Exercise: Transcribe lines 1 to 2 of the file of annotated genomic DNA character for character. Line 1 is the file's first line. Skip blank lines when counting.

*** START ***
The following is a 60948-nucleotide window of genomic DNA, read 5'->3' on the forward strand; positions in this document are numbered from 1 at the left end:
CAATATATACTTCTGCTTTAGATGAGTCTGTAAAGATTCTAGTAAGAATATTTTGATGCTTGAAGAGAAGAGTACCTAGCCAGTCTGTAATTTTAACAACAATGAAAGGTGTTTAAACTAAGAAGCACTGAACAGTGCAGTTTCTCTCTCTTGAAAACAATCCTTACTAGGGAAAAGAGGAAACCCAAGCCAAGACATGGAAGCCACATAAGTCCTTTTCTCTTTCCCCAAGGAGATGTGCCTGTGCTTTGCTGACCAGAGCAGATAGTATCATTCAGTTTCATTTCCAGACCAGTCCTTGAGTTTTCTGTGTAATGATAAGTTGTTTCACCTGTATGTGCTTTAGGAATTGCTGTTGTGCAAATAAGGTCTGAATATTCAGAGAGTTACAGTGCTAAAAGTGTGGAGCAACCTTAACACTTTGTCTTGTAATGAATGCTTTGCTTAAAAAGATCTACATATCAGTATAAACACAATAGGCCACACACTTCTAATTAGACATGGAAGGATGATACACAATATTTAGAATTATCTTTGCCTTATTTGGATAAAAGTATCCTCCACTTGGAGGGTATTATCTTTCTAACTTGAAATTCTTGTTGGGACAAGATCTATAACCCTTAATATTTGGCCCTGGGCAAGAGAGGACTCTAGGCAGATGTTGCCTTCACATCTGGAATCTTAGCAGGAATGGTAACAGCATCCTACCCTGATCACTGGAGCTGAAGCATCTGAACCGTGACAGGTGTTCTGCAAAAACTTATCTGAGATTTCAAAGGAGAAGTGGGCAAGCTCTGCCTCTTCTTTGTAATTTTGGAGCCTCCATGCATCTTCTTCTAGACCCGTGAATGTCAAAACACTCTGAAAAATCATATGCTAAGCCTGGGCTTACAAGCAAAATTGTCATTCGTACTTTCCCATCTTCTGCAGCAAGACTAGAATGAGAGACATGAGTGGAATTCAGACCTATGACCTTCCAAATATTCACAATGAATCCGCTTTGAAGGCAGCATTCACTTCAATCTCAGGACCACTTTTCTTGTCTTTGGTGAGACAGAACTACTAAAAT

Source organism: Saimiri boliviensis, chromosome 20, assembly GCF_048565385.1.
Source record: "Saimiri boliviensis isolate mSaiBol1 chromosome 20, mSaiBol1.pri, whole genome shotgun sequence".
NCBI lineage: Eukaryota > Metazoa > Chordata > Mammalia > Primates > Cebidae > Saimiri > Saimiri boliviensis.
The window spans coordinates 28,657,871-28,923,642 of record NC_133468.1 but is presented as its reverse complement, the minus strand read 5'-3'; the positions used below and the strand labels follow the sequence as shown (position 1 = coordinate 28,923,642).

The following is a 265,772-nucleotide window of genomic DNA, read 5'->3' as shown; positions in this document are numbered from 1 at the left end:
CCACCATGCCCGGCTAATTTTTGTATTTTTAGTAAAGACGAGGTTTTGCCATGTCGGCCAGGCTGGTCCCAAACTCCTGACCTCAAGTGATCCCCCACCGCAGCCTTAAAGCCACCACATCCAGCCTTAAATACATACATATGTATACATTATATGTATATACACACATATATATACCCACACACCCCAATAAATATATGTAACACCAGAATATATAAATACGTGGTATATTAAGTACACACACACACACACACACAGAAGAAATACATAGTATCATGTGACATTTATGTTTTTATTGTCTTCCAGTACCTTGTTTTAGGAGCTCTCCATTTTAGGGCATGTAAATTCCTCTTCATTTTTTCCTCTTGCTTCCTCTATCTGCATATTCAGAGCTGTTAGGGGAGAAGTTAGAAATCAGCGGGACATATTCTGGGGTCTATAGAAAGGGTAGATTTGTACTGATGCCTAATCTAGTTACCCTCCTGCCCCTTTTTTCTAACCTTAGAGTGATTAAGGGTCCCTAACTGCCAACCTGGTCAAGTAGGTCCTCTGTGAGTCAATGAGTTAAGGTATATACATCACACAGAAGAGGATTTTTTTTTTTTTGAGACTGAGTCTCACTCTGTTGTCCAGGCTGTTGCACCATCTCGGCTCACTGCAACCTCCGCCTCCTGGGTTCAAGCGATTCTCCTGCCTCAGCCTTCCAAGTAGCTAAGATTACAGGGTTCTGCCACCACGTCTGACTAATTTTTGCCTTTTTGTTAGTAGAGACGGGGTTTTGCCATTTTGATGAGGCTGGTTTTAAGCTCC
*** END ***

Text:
The following is a 60948-nucleotide window of genomic DNA, read 5'->3' on the forward strand; positions in this document are numbered from 1 at the left end:
CAATATATACTTCTGCTTTAGATGAGTCTGTAAAGATTCTAGTAAGAATATTTTGATGCTTGAAGAGAAGAGTACCTAGCCAGTCTGTAATTTTAACAACAATGAAAGGTGTTTAAACTAAGAAGCACTGAACAGTGCAGTTTCTCTCTCTTGAAAACAATCCTTACTAGGGAAAAGAGGAAACCCAAGCCAAGACATGGAAGCCACATAAGTCCTTTTCTCTTTCCCCAAGGAGATGTGCCTGTGCTTTGCTGACCAGAGCAGATAGTATCATTCAGTTTCATTTCCAGACCAGTCCTTGAGTTTTCTGTGTAATGATAAGTTGTTTCACCTGTATGTGCTTTAGGAATTGCTGTTGTGCAAATAAGGTCTGAATATTCAGAGAGTTACAGTGCTAAAAGTGTGGAGCAACCTTAACACTTTGTCTTGTAATGAATGCTTTGCTTAAAAAGATCTACATATCAGTATAAACACAATAGGCCACACACTTCTAATTAGACATGGAAGGATGATACACAATATTTAGAATTATCTTTGCCTTATTTGGATAAAAGTATCCTCCACTTGGAGGGTATTATCTTTCTAACTTGAAATTCTTGTTGGGACAAGATCTATAACCCTTAATATTTGGCCCTGGGCAAGAGAGGACTCTAGGCAGATGTTGCCTTCACATCTGGAATCTTAGCAGGAATGGTAACAGCATCCTACCCTGATCACTGGAGCTGAAGCATCTGAACCGTGACAGGTGTTCTGCAAAAACTTATCTGAGATTTCAAAGGAGAAGTGGGCAAGCTCTGCCTCTTCTTTGTAATTTTGGAGCCTCCATGCATCTTCTTCTAGACCCGTGAATGTCAAAACACTCTGAAAAATCATATGCTAAGCCTGGGCTTACAAGCAAAATTGTCATTCGTACTTTCCCATCTTCTGCAGCAAGACTAGAATGAGAGACATGAGTGGAATTCAGACCTATGACCTTCCAAATATTCACAATGAATCCGCTTTGAAGGCAGCATTCACTTCAATCTCAGGACCACTTTTCTTGTCTTTGGTGAGACAGAACTACTAAAAT